Parliament recently saw a drama being played out that was reminiscent of the old and famous movie where, after a long number of small confrontations, the two parties shoot it out in Main Street.  With the critical matter of the approval of South Africa’s economic direction at stake, shooting straight was not really the issue but who pulled the trigger the fastest.

The movie set for the shootout occurred before the Finance Standing Committee under chair Yunus Carrim on 7 July.  The stage was the public sector hearings debate on Minister Tito Mboweni’s Supplementary Budget, and this was before the house for adoption in conjunction with consideration of the report from the Financial and Fiscal Commission (FFC), the independent entity that represents government opinion.

Amongst the twelve or so public submissions, including those from South African Institute of Chartered Accountants; Organisation Undoing Tax Abuse (OUTA); COSATU; and the C19 People’s Coalition; was a new group, the Economists Initiative (EI), who had been on e-NCA the night before with spokesperson Neil Coleman of the Institute for Economic Justice and COSATU fame speaking on their behalf.

Neil Coleman claimed his group represented 122 economists and policy experts.   How fast this grouping had been cobbled together, we do not know. Coleman (brother of well-known Colin Coleman, businessman and also COSATU veteran) said in his interview at the time his group were going to reject the Budget in its entirety and ask Parliament to do the same.   Should Parliament fail to do this, he said, an approach to the Constitutional Court would be considered.   Most pricked up their ears at this and plugged in to the virtual debate following.

Broken promises

The shootout between EI and Treasury did eventually take place and most dramatically at that, the chosen venue being a Finance Standing Committee meeting on 7 July.    EI’s primary complaint was a repeat of what had been said before, in that in their view the Tito Mboweni austerity Budget had “completely betrayed the President’s R500bn Covid 19 rescue package”.  They told MPs that they strenuously opposed the extensive austerity package to be introduced over the next two to three years since it involved cuts of more than R400bn.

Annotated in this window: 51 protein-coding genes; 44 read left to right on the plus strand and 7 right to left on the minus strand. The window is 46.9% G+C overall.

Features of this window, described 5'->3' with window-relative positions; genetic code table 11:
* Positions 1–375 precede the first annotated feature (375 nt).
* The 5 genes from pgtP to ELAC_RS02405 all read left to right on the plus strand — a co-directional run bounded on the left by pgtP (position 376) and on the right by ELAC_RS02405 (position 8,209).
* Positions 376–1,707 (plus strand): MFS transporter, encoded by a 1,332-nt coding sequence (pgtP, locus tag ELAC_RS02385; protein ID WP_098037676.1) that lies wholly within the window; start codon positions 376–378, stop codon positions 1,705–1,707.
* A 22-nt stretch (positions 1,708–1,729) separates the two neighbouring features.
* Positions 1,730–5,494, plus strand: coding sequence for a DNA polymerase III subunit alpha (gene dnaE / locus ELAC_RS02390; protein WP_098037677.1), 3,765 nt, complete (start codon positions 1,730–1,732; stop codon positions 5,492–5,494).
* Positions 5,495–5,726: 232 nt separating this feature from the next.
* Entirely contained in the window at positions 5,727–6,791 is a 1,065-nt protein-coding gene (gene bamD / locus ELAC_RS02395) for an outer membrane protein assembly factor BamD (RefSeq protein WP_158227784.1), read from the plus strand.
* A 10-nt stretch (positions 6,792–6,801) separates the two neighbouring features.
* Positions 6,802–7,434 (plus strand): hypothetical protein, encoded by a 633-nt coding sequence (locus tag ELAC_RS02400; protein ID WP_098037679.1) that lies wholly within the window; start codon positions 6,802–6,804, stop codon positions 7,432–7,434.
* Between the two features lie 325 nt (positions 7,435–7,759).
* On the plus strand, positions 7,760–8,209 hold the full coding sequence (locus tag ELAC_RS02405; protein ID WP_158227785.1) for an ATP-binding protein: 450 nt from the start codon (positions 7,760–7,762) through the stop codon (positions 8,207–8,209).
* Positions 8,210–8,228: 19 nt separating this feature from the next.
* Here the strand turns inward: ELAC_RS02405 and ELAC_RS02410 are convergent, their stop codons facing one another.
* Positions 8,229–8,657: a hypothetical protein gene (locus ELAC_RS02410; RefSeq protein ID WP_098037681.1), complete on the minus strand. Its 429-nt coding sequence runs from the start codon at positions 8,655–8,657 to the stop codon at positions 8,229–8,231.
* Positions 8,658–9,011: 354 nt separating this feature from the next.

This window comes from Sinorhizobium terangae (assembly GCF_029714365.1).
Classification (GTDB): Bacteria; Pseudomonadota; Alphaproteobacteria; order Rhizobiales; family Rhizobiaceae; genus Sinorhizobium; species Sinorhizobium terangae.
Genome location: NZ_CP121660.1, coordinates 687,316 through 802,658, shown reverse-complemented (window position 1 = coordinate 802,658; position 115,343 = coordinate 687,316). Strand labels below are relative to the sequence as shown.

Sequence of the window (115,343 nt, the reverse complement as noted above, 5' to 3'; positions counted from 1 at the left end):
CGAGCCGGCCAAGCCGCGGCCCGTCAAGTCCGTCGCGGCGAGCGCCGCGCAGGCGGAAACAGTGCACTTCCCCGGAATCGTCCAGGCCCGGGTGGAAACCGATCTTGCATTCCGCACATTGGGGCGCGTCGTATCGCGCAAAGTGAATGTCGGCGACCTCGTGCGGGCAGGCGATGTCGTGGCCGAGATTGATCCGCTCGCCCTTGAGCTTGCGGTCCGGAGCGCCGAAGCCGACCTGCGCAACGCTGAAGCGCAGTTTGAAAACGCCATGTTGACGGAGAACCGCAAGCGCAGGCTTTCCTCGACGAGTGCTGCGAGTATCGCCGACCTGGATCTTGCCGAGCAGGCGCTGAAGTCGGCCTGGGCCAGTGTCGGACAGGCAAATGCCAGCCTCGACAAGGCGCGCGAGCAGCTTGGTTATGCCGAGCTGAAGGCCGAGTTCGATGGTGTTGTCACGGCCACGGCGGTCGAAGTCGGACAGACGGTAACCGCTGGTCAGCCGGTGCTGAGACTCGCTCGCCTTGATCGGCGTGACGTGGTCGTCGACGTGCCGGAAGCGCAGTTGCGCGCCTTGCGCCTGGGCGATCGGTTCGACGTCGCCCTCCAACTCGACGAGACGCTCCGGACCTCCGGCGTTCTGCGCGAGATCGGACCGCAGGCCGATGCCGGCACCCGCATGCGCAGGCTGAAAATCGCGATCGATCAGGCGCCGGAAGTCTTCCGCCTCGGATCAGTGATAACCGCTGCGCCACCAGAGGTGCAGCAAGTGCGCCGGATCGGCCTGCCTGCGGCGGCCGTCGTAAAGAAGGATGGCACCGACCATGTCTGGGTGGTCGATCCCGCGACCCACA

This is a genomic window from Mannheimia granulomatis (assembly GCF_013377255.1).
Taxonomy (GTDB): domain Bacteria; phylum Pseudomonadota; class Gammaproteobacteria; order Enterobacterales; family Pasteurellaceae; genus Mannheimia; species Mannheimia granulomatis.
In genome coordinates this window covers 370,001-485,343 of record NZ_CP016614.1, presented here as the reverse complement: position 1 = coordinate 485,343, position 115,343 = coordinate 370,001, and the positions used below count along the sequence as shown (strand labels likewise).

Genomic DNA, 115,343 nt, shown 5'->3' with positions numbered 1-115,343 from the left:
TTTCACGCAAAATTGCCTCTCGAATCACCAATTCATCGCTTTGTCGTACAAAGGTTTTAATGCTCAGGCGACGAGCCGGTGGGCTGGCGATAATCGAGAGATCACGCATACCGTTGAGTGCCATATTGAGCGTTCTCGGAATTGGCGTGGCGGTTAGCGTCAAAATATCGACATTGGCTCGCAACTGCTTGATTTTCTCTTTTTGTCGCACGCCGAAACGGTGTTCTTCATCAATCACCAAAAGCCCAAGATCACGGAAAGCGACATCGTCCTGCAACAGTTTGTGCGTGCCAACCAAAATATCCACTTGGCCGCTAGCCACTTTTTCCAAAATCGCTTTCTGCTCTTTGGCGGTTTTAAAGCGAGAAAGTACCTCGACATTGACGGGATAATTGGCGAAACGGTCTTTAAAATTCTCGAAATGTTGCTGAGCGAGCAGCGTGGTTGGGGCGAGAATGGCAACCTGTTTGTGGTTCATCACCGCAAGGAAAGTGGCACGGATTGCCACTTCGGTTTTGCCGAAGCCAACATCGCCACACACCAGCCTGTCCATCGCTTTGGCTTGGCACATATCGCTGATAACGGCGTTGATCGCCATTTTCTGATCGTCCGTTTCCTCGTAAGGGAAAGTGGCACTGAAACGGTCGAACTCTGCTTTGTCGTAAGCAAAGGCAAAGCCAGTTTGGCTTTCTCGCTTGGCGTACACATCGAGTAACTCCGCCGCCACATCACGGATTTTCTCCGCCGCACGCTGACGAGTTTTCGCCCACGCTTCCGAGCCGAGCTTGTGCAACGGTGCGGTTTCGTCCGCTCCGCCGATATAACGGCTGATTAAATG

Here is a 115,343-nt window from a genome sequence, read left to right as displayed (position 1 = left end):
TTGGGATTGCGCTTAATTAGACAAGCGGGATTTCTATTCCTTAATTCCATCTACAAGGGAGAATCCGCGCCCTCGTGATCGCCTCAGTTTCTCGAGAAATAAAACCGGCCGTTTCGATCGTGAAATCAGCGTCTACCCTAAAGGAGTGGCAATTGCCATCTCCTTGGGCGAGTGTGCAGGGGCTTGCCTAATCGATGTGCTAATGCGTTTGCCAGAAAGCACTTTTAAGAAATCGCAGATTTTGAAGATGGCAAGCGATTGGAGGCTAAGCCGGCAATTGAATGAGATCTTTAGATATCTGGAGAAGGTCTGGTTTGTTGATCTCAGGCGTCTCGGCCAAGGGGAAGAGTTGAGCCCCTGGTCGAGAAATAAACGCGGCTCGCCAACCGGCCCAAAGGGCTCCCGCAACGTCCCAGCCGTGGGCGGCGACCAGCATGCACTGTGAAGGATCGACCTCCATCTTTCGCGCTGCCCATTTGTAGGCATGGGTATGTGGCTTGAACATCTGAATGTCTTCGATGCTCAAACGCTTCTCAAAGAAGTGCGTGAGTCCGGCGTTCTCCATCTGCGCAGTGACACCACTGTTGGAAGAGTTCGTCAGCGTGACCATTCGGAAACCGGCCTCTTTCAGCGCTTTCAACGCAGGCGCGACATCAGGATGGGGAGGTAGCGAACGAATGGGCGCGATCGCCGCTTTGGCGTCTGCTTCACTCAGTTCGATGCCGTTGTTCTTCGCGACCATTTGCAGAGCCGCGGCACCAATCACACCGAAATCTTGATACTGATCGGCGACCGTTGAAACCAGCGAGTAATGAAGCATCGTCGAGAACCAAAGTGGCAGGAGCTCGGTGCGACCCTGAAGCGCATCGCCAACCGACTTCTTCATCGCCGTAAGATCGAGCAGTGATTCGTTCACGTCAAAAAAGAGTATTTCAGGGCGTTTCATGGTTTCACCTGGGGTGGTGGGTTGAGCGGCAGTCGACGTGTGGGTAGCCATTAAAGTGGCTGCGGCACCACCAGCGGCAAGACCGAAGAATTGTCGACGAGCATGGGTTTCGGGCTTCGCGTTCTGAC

Joined by the Budget Justice Coalition (BJC – a coalition of civil society formations), both were the primary critics of the Budget and most vociferous on the subject, EI maintaining that National Treasury were “misleading the country by suggesting that the only route government had in financing the expenditure and the shortfalls arising from the economic crisis, was to borrow on international markets or from financial institutions internationally.”  This was totally untrue, they maintained.

BJC suggested that the Budget was “so regressive that it was probably unconstitutional”, EI stating that the Budget was “tantamount to committing economic suicide”.  As intimated on TV, they took the extraordinary step of calling for Parliament to reject the Budget and send it back for revision based on fresh ideas.


National Treasury’s response to the attacks was overwhelming in its anger, particularly towards the EI. Treasury DG, Dondo Mogajane, begged MPs not to be “deceived and misled” by such submissions, or for Parliament to be used as a “platform for false, misleading statements”.   Importantly, DG Mogajane attacked the BJC and Economists Initiative inputs as being “politically motivated”.

There it was, a clear statement by Treasury that political interference was at the heart of the EI submission.

In the open

Immediately the chair of the Committee, Yunus Carrim, intervened and reprimanded DG Mogajane severely for first dictating to his committee what they should or should not believe;  secondly, for insulting members of a public sector submission invited to Parliament;  then for advising Parliament how it should respond to a submission, and in particular, for calling EI’s input “false, alarmist and misleading”.   Yunus Carrim as chair said this was all outrageous and insulting.

Carrim noted, “The DG is normally a mild-mannered man” and said that he could not understand the DG’s “change of character”. Carrim then insinuated quite clearly that perhaps Minister Mboweni had put the DG up to this. This was a most unpleasant exchange. The Treasury team denied strenuously that they had been told to say anything.

Carrim must have been perfectly aware of what was really going on and that MPs were being asked to go above the Finance Committee by EI and appeal to President Ramaphosa, but he still chose to lambaste Treasury representatives.

So, let’s look at the reason why our respected, experienced and usually quiet DG Mogajane uncharacteristically exploded.

Long war